Cablevision says Viacom coerced the company by threatening to impose massive financial penalties unless Cablevision complied with Viacom's demands. Cablevision adds that Viacom's conduct impairs competition by making Cablevision pay for and carry networks that many subscribers do not want to watch, while other networks are excluded from distribution, preventing Cablevision from being able to differentiate its services and harming subscribers.
"The manner in which Viacom sells its programming is illegal, anti-consumer, and wrong," Cablevision said in a statement. "Viacom effectively forces Cablevision's customers to pay for and receive little-watched channels in order to get the channels they actually want. Viacom's abuse of its market power is not only illegal, but also prevents Cablevision from delivering the programming that its customers want and that competes with Viacom's less popular channels."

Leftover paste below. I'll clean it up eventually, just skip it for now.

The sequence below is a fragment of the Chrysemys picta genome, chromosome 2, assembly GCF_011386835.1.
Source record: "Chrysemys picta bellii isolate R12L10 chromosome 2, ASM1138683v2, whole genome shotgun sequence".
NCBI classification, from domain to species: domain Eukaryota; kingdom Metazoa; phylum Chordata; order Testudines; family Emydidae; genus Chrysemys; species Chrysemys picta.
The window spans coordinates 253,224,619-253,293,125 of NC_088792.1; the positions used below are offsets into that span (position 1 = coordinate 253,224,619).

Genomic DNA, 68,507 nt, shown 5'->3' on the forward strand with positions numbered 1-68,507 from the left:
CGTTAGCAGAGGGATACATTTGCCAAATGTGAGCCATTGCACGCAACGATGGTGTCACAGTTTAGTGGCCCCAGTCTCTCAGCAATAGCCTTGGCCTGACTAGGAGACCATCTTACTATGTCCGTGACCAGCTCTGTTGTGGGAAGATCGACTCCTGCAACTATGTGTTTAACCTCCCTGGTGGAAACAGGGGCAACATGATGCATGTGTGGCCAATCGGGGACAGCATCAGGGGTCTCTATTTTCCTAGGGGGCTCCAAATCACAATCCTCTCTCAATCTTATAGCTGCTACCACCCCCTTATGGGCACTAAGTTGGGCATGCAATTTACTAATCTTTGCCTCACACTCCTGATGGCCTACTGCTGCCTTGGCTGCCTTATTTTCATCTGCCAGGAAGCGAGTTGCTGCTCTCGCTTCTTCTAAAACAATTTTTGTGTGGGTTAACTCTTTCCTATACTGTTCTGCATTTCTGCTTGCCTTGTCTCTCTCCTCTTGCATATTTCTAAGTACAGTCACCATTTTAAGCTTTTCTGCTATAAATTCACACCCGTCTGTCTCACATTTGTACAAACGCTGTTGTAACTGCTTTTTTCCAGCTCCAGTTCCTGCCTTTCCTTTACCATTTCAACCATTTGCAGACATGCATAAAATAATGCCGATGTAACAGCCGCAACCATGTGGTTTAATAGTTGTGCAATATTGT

Cablevision's antitrust lawsuit also asserts that Viacom has engaged in unlawful "block booking," which is a form of tying that conditions the sale of a package of rights on the purchaser's taking of other rights.
In response to the lawsuit, Viacom said that "these arrangements have been upheld by a number of federal courts and on appeal."
The two companies signed a long-term programming agreement in December 2012 for Cablevision to carry Viacom's networks for an undisclosed sum.
Cablevision is seeking a number of remedies including a declaratory relief voiding the December 2012 carriage agreement between the two companies; a permanent injunction barring Viacom from conditioning carriage of any or all of its core networks on Cablevision's licensing any or all of Viacom's ancillary networks; a requirement that Viacom permit Cablevision to carry the core networks and ancillary products on terms pending negotiation of a new, lawful agreement; treble damages and legal fees.